Transport Canada reviewing studies on multibillion-dollar Via Rail expansion
Transport Canada is reviewing the results of five private studies as the federal government weighs whether to support Via Rail Canada Inc.’s multibillion-dollar expansion plans.
The federal Crown corporation presented a business case for what it calls high-frequency rail to Transport Minister Marc Garneau in December that outlines a $4-billion plan to secure exclusive right-of-way for Via trains in the Montreal-Ottawa-Toronto corridor.
The project includes replacing Via’s aging fleet of 160 cars and 40 locomotives.
According to Via, the total price would rise to about $6-billion if the trains were powered by electricity rather than diesel.
The high price and the fact that Via president and chief executive Yves Desjardins-Siciliano has been courting pension funds as potential investors could make the project an early contender for funding through the new Canada Infrastructure Bank that Ottawa hopes to launch later this year.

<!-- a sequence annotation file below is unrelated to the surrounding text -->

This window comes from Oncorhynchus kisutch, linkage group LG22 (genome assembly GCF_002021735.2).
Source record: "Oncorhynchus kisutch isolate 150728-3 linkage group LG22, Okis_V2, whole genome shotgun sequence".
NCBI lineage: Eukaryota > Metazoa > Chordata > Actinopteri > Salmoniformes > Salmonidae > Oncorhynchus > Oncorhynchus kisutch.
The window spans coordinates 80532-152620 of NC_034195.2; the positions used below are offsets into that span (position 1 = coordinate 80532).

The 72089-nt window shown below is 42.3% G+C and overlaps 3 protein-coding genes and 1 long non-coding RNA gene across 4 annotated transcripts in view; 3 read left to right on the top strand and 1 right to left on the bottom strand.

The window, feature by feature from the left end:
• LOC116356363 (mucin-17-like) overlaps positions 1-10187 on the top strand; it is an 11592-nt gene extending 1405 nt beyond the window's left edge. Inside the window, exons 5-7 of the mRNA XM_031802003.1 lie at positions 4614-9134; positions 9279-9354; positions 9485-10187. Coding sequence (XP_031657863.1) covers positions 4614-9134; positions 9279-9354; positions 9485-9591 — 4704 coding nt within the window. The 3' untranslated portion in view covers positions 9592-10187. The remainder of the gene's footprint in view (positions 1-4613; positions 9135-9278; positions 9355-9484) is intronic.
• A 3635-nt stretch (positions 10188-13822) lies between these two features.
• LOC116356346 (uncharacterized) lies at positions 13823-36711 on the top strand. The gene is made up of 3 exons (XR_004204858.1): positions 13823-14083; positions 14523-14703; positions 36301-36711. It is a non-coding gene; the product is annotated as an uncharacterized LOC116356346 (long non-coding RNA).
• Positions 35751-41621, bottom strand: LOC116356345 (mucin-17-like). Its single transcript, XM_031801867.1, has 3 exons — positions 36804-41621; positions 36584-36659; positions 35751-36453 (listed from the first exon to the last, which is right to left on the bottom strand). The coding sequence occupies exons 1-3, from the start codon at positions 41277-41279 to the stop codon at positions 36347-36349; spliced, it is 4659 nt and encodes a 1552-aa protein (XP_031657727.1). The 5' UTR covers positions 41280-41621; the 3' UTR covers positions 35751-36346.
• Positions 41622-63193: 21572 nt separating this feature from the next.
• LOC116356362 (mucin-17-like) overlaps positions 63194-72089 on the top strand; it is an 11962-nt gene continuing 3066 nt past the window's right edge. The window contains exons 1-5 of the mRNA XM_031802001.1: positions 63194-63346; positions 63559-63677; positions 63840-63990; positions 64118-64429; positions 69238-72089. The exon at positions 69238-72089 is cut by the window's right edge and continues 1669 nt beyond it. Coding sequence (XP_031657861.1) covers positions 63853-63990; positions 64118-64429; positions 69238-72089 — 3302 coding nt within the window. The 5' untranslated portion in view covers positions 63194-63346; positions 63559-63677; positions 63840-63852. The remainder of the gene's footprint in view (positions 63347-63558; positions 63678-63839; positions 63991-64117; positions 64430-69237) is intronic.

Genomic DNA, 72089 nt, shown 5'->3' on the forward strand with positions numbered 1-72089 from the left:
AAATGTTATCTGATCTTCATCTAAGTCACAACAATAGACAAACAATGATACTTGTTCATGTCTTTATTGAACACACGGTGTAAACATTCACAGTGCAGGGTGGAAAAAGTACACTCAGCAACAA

However, many questions have yet to be answered about the project and Liberal ministers have been non-committal in their public comments.
The 2016 budget announced $3.3-million over three years to fund an in-depth assessment of having Via Rail offer high-frequency service within the full Windsor-to-Quebec City corridor.
Documents recently tabled in Parliament show $386,815 of that amount has been spent so far on five studies.
Mr. Desjardins-Siciliano recently stated that he was cautiously optimistic of a positive announcement from Ottawa in the coming months. He also suggested the project may be funded through the $35-billion Canada Infrastructure Bank.
“We have high hopes for high-frequency rail,” he said at the company’s recent annual public meeting. “As the service is introduced, ridership will increase immediately – exponentially – because Canadians want to get out of their cars and choose a more economical, productive, efficient, environmentally friendly and safe mode of transport. So we have high hopes for the coming months.”